U.S. stock futures rise as Americans head to the polls.

U.S. stock futures and EU shares were higher this morning (U.S. time) as Americans headed to the polls. The gains came despite the uncertainty caused by the tightness of the presidential race and the strong chance that Congress could again end up divided and deadlocked. Stocks that could apparently do well if Barack Obama wins include healthcare services, homebuilding, and food and staples retailing, although banks could sell off. "Mitt Romney stocks" include coal, specialty retail, managed care and telecommunications services

Monday, November 5, 2012

US Dollar & Euro Rising To The Occasion


The US Dollar rose to a 2-month high against a basket of major currencies on Monday after last week's US job data highlighted relatively solid US economic fundamentals.

The US Dollar and the Euro also hit a 5-week low although uncertainty over Tuesday's elections in the US seem to have hindered decisive breaks for the time being.

So, all focus now shifts to the US presidential elections. With so much uncertainty surrounding this period, there will be a collective sigh of relief from investors when the election is over.
The recent cut in cash reserve ratio (CRR) was clearly not appealing enough to Finance Ministry. For it wanted more. A cut in repo rate would have meant pressure on banks to cut lending rates. If not private sector at least the PSU ones. The lower rates could have in turn offered a feel good sentiment about GDP growth prospects. Alas, none of that materialized!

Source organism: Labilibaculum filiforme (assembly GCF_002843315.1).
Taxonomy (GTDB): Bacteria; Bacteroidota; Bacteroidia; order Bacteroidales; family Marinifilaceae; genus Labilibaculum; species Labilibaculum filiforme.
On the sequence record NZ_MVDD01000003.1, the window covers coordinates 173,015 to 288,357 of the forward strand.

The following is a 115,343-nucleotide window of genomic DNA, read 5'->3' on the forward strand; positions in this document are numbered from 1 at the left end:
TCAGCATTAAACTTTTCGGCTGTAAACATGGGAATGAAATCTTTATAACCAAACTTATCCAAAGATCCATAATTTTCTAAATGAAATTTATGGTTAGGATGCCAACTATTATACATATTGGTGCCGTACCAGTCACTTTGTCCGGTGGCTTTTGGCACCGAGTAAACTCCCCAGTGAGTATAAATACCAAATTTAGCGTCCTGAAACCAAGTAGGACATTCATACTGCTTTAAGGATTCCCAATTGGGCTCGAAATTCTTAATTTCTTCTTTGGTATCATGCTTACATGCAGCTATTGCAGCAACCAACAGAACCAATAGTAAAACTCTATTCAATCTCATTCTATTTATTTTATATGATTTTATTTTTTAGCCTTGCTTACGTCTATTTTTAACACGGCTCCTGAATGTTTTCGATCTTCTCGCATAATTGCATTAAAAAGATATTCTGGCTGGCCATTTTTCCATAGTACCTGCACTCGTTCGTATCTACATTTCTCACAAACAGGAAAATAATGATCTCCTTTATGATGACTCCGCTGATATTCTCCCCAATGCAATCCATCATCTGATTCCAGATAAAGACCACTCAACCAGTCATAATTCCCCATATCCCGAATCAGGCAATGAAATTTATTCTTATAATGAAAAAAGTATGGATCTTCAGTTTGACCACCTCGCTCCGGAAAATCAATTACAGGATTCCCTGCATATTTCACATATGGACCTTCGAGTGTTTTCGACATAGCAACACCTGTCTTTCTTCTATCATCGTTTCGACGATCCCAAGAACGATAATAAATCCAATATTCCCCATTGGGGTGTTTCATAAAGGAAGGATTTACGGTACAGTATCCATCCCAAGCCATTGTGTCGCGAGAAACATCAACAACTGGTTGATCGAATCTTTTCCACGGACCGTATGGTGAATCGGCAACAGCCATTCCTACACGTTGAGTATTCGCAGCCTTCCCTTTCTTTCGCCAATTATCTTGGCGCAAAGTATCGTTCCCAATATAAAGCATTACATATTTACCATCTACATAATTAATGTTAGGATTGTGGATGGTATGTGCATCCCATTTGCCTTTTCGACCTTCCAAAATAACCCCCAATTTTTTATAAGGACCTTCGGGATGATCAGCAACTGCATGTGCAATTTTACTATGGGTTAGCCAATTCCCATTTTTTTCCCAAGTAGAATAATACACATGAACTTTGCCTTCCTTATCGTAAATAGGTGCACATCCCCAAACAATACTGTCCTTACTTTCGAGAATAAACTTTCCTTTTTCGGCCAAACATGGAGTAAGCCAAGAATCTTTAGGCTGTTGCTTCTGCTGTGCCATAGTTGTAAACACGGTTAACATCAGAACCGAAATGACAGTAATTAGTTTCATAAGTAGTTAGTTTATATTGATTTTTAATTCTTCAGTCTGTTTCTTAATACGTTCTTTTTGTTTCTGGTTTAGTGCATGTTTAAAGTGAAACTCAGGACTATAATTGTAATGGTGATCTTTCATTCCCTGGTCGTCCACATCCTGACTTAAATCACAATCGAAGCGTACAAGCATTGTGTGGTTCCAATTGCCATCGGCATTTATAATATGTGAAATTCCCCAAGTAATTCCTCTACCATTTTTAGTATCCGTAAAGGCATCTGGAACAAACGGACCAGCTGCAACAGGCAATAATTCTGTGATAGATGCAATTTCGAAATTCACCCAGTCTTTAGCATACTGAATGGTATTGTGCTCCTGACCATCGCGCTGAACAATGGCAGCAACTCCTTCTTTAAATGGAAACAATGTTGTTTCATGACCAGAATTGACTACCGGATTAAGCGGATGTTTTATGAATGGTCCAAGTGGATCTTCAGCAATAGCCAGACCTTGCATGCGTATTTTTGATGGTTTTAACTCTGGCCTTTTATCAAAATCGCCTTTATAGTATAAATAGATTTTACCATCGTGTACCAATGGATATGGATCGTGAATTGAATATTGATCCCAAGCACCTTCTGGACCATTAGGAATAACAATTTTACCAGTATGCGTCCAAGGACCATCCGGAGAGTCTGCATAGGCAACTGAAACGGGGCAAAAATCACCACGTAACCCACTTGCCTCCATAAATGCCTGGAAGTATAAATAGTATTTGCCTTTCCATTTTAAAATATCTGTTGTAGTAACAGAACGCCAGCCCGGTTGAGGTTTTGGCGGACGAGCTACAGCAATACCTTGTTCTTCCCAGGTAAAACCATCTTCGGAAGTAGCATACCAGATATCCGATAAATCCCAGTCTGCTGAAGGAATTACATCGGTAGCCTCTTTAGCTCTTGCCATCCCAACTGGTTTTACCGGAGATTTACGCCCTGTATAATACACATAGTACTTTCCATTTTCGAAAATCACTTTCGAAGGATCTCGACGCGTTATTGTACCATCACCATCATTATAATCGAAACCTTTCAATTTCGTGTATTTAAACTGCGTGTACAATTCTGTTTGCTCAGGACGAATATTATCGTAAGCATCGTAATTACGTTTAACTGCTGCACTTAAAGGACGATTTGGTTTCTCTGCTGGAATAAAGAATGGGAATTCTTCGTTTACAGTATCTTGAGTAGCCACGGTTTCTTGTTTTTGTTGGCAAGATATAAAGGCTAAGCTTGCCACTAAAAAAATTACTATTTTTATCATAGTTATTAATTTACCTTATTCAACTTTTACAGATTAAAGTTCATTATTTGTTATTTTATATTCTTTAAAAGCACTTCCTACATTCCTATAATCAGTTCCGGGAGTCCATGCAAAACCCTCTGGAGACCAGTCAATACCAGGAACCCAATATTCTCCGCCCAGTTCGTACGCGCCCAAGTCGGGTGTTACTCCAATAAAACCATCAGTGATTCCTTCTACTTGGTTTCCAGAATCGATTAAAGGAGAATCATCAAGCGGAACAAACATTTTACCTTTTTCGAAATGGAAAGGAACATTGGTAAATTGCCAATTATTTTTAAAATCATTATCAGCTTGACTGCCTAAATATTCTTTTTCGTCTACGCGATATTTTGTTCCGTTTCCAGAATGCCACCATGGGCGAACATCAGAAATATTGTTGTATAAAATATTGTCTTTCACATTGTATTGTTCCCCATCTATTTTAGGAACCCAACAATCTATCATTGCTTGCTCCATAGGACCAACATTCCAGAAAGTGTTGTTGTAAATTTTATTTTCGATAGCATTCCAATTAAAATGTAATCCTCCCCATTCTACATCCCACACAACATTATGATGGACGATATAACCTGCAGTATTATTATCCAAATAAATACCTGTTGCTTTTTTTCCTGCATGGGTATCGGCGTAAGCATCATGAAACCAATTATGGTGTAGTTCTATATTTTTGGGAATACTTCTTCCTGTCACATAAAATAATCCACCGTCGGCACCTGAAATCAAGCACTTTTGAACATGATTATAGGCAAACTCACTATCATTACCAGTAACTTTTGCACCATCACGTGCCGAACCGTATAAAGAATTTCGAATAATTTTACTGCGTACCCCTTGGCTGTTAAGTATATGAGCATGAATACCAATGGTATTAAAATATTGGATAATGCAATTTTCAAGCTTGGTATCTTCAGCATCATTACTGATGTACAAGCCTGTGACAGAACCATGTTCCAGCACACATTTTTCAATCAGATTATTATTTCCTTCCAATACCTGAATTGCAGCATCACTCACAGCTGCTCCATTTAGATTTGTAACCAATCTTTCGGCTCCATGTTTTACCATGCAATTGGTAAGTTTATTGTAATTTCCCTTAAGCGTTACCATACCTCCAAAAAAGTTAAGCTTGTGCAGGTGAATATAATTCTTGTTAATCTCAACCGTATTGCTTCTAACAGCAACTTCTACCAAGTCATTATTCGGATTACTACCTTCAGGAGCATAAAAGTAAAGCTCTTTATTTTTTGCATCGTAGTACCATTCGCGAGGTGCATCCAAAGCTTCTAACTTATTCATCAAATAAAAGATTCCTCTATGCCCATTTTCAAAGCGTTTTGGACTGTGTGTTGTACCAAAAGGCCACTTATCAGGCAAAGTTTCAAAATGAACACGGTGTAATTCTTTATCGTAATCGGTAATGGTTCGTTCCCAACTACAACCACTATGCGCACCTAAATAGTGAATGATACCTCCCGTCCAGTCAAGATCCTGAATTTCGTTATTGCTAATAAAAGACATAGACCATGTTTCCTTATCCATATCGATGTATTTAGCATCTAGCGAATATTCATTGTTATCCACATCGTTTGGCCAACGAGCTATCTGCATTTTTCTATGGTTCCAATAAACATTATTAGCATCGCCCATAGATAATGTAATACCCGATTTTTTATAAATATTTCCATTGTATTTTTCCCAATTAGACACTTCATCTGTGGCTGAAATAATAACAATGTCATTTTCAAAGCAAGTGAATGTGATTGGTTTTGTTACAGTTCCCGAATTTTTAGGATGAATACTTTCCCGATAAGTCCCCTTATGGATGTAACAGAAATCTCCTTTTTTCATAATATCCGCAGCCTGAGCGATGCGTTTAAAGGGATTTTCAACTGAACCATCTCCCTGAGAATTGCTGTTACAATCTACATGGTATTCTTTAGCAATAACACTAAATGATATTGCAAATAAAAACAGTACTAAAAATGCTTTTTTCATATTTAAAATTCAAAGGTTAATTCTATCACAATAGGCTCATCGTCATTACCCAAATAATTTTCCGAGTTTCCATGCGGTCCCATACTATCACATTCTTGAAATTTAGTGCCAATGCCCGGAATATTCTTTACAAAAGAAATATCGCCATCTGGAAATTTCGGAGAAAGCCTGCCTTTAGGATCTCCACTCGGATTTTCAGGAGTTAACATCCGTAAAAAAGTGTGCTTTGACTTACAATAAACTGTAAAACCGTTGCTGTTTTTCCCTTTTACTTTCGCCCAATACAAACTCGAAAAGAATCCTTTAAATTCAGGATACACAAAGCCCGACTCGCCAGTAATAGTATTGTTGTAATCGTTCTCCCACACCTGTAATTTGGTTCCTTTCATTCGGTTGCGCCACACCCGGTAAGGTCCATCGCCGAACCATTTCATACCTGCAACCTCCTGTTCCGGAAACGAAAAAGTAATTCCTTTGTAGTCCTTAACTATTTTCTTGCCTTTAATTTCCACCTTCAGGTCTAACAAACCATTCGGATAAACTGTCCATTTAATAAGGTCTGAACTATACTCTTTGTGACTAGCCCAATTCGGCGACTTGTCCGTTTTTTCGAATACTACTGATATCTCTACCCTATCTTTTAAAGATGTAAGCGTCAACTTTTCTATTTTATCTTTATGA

But worth noting that even the 0.25% CRR cut offered additional liquidity to the tune of Rs 175 bn to banking system. Just that very little may find its way into banks' loan books. At least the historical data suggests so. In 1HFY13, bank credit has grown just 4.3% YoY. During this period, deposits and SLR investments have grown by 8.5% and 14.8% YoY respectively. This shows that the allocation of funds is skewed towards investments in government bonds. One reason for this could be that banks are apprehensive of loans turning bad. Hence the reluctance to lend aggressively. The other may be that the demand for capex related credit itself has dried up. Whatever the cause may be, the government seems to be the biggest beneficiary of the RBI's policy of gradually easing. Whether or not its fiscal consolidation plan works or not, the government has plenty of takers for its bonds amongst Indian banks. We wonder then what Mr FM is complaining about?
The Indian economy has continued to throw up one puzzle after another in recent years. Here's another one. RBI's recent reports have indicated that a strong reason why the inflation is high in India is because of the upsurge in both rural and urban wages. Now, this is interesting. The central bank seems to suggest that there is a labour shortage in India. But this certainly looks unlikely with the economy showing signs of slowdown and the general perception about employment also not being good. What then explains the rise in wages? We believe that the Government, with its employment guarantee schemes has set some kind of a floor on rural wages. And thus the urban industries such as construction need to pay significantly higher wages in order to lure rural people into urban areas. All this has led to wages rising without a commensurate increase in productivity. And this is a dangerous trend as per us. Unless compensated by higher productivity, the policy of offer ing a certain minimum wage will be yet another long term drag on the economy we reckon.